Temple work in general and, more specifically, prayers that God, rather than Mormon members, would avenge Joseph Smith is what was the salvation of the church in Nauvoo. Instead of giving vent to passionate desires for revenge using the impressively-sized Nauvoo Legion, the brethren were able to get members to channel their frustration and anger into petitions to the Almighty for justice. Their actual energy was concentrated on the things of heaven through temple building and service. Temple prayer became a way of ritually memorializing Joseph Smith's martyrdom.

Conflict in Utah: To pray the Father to avenge the blood of the prophets and righteous men that has been shed

After the exodus to Utah, ordinances usually reserved for the temple were performed in the Endowment House, while temple construction was in progress. In a late recollection, David H. Cannon described the instruction at the Endowment House in regards to vengeance:

To pray the Father to avenge the blood of the prophets and righteous men that has been shed, etc. In the endowment house this was given but as persons went there only once, it was not so strongly impressed upon their minds, but in the setting in order [of] the endowments for the dead it was given as it is written in 9 Chapter of Revelations [sic] and in that language we importune our Father, not that we may, but that He, our Father, will avenge the blood of martyrs shed for the testimony of Jesus.[10]

Although the religious stress was on letting God perform the actual vengeance, individuals sometimes imagined they might be called upon to take a more active role. This phenomenon reached a low point after the rhetorical hyperbole of Mormon Reformation[11] and the war time hysteria created by President James Buchanan sending troops against Utah. From the pulpit, many Church leaders held the United States as a nation responsible for letting mobocracy get out of control. As tensions mounted, vengeance motifs surfaced in the apocalyptic language of some patriarchal blessings. The Saints were prepared to fight in a just war.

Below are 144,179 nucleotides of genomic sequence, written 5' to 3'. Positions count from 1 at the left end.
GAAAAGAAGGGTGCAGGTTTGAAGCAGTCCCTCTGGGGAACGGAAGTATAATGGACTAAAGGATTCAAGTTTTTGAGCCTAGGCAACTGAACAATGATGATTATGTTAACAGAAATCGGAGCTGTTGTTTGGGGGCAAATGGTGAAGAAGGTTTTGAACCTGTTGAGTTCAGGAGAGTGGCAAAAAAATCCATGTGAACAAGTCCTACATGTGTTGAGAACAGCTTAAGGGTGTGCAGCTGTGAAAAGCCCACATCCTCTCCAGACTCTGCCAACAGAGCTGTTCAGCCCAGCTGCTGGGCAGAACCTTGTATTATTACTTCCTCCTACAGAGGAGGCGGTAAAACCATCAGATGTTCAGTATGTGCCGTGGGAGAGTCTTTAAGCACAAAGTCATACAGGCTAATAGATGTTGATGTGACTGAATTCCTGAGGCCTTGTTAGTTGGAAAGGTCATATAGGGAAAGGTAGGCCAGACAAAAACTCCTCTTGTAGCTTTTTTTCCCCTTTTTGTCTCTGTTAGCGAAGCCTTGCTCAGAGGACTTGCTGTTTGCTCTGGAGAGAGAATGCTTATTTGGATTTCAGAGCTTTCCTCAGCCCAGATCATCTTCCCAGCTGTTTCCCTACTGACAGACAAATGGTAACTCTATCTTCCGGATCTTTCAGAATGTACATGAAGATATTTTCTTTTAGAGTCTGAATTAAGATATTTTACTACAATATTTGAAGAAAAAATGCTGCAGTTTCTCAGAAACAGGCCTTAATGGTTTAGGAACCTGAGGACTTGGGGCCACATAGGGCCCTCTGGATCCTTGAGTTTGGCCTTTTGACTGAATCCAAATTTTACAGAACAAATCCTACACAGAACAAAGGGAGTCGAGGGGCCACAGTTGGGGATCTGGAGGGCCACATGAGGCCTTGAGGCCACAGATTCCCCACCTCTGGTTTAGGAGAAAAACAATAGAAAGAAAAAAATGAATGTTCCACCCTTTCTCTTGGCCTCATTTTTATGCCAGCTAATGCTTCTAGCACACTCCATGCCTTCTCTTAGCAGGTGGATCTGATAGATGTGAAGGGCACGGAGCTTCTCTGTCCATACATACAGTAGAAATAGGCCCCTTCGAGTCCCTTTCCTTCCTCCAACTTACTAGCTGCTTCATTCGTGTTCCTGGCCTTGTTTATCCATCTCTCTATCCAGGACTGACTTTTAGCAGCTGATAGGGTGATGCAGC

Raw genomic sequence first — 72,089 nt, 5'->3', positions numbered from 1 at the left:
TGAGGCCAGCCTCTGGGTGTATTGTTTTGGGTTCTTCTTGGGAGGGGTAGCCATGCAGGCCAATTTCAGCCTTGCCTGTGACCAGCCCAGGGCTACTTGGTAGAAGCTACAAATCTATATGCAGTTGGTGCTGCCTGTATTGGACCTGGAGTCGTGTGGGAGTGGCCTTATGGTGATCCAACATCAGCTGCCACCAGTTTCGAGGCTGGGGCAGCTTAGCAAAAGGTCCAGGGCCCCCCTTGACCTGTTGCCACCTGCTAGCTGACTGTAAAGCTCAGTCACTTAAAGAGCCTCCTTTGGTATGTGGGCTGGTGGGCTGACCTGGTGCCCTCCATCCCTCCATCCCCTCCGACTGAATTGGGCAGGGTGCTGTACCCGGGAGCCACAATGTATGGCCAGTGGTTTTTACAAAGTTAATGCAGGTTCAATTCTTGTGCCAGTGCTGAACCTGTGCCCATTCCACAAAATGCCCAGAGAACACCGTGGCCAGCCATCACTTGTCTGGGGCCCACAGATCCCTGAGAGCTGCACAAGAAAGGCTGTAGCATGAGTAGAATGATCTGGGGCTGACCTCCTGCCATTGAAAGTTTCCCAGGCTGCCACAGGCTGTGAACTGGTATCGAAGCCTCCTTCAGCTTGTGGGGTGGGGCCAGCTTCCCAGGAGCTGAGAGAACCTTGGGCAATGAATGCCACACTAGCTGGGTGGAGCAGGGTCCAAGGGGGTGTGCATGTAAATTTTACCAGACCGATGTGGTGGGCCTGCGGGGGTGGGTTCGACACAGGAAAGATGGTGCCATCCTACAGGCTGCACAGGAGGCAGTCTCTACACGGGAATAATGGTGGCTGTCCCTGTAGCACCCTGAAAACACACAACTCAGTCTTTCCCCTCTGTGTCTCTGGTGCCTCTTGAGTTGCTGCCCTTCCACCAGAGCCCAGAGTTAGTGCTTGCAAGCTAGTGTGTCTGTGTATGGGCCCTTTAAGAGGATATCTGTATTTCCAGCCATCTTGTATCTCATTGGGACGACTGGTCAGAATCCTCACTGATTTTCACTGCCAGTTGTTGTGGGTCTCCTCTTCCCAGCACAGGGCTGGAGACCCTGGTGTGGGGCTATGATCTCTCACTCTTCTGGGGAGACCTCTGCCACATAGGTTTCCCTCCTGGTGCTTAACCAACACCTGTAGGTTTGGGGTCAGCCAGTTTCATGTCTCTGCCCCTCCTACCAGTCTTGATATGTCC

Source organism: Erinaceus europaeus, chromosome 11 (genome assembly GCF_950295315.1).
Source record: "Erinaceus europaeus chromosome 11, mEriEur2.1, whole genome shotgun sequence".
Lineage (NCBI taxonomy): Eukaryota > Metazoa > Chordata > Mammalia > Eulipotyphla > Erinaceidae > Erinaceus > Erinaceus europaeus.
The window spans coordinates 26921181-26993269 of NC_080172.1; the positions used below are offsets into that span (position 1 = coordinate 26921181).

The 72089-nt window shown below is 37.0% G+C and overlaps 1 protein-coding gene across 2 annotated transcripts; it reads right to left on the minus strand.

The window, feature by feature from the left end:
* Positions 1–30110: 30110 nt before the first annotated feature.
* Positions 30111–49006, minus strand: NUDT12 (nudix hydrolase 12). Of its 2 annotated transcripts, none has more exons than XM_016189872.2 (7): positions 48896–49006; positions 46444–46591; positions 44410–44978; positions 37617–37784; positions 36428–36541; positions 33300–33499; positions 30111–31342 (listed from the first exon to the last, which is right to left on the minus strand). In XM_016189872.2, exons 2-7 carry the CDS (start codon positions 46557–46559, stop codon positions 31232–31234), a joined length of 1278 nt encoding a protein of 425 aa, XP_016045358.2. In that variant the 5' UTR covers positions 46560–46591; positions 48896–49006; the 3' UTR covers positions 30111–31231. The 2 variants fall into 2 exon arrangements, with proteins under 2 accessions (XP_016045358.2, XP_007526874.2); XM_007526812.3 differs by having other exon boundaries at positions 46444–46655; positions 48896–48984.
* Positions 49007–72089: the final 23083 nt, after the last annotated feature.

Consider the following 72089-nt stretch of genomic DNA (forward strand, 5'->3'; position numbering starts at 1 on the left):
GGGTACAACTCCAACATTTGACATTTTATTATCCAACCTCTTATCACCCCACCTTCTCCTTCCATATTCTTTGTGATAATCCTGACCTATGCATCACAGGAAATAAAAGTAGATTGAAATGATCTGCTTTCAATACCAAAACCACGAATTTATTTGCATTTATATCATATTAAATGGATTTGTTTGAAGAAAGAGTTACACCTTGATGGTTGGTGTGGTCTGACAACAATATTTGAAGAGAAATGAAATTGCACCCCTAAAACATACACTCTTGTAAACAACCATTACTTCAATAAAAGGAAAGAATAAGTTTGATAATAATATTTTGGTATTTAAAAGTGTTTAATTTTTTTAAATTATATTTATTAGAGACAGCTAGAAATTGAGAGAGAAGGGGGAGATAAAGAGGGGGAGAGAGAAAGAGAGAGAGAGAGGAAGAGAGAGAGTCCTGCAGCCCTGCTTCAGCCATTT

While the Utah War was nearly a bloodless conflict, tragedy struck some caught in the crossfire. A recent work has examined the way conspiring, local Mormon leaders manipulated others to become complicit in the Mountain Meadows Massacre in part by exploiting their desires for vengeance.[12] However, in their approach to explain how basically good people could commit such an atrocity, the authors found elements in common with vigilantism and mass killings perpetrated everywhere. They agree that these southern Utah Mormons were acting against the principles of their religion.[13] Their oaths of taught them to channel their righteous indignation into petitioning God for justice while they worked constructively to build and defend Zion.

The Reed Smoot Hearings brought to light that the Saints were covenanting to ask God to avenge the blood of Joseph Smith on the nation

Most accounts of the temple oath of vengeance stressed that God, rather than man, would do the actual punishing. For example, August Lundstrom, an apostate Mormon, testified at the Reed Smoot hearings in December 1904:

Mr. [Robert W.] Tayler [counsel for the protestants]: Can you give us the obligation of retribution?
Mr. Lundstrom: I can.
Mr. Tayler: You may give that.
Mr. Lundstrom: "We and each of us solemnly covenant and promise that we shall ask God to avenge the blood of Joseph Smith upon this nation." There is something more added, but that is all I can remember verbatim. That is the essential part.
Mr. Tayler: What was there left of it? What else?
Mr. Lundstrom: It was in regard to teaching our children and children's children to the last generation to the same effect.[14]

One could object that Lundstrom, as an apostate, fabricated the existence of such an oath or, intentionally or unintentionally, distorted its wording. However, others who spoke publicly (such as David H. Cannon above) had similar recollections.

Biblical Perspective: justice is a responsibility reserved for God

The Oath of Vengeance is a vivid reminder that the Saints understood the writings of the Apostle Paul -- that justice is a responsibility reserved for God.

Romans 12:19

19 Dearly beloved, avenge not yourselves, but rather give place unto wrath: for it is written, Vengeance is mine; I will repay, saith the Lord.

Question: Does the Oath of Vengeance have any biblical precedent?

Christians who take comfort in the Book of Psalms find additional biblical precedent for turning their vengeance over to the Lord

The imprecatory or “cursing” psalms provide a parallel, although the graphic explicitness of them is not present in the Oath of Vengeance. The cursing psalms are nothing less than prayers for extreme forms of Divine vengeance. Examples include: